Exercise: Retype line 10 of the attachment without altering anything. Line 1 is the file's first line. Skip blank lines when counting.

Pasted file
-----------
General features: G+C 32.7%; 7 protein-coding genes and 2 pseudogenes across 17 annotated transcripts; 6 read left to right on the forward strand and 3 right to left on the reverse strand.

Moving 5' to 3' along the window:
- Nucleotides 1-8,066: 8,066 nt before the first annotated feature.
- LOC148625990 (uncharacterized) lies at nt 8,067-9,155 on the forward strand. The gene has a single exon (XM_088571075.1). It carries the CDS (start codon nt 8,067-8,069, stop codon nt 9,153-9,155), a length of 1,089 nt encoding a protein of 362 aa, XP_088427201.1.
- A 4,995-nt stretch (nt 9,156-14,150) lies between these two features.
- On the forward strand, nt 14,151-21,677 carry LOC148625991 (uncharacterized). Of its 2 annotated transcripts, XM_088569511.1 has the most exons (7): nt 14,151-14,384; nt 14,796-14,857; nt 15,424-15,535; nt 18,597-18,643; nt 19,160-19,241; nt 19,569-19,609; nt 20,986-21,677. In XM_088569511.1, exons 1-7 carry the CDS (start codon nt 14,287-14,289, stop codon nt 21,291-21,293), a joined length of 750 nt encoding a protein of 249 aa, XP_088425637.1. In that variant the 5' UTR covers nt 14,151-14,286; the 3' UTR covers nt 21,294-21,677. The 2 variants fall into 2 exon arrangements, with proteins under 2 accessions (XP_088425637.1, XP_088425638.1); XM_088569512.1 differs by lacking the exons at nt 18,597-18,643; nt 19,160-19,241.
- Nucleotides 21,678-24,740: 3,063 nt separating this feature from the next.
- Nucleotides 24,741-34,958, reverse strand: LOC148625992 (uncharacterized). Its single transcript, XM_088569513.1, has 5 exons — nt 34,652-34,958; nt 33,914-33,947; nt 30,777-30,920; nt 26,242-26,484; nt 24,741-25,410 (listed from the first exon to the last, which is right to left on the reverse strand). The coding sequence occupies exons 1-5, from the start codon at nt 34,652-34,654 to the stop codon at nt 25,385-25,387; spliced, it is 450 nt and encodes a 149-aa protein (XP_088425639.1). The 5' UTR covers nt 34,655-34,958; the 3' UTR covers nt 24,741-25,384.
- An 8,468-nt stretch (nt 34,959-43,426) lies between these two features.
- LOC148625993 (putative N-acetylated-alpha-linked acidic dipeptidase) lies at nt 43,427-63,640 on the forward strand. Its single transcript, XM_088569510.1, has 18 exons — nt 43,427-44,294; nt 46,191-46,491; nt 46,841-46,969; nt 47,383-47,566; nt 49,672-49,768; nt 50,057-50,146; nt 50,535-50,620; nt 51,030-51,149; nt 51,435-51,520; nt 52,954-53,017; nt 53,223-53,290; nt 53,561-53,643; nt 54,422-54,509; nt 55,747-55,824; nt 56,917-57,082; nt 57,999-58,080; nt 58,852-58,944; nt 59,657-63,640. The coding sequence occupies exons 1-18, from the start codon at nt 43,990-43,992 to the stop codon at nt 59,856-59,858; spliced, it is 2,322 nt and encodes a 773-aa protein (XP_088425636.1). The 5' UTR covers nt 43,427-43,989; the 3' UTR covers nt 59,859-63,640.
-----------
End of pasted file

- LOC148625993 (putative N-acetylated-alpha-linked acidic dipeptidase) lies at nt 43,427-63,640 on the forward strand. Its single transcript, XM_088569510.1, has 18 exons — nt 43,427-44,294; nt 46,191-46,491; nt 46,841-46,969; nt 47,383-47,566; nt 49,672-49,768; nt 50,057-50,146; nt 50,535-50,620; nt 51,030-51,149; nt 51,435-51,520; nt 52,954-53,017; nt 53,223-53,290; nt 53,561-53,643; nt 54,422-54,509; nt 55,747-55,824; nt 56,917-57,082; nt 57,999-58,080; nt 58,852-58,944; nt 59,657-63,640. The coding sequence occupies exons 1-18, from the start codon at nt 43,990-43,992 to the stop codon at nt 59,856-59,858; spliced, it is 2,322 nt and encodes a 773-aa protein (XP_088425636.1). The 5' UTR covers nt 43,427-43,989; the 3' UTR covers nt 59,859-63,640.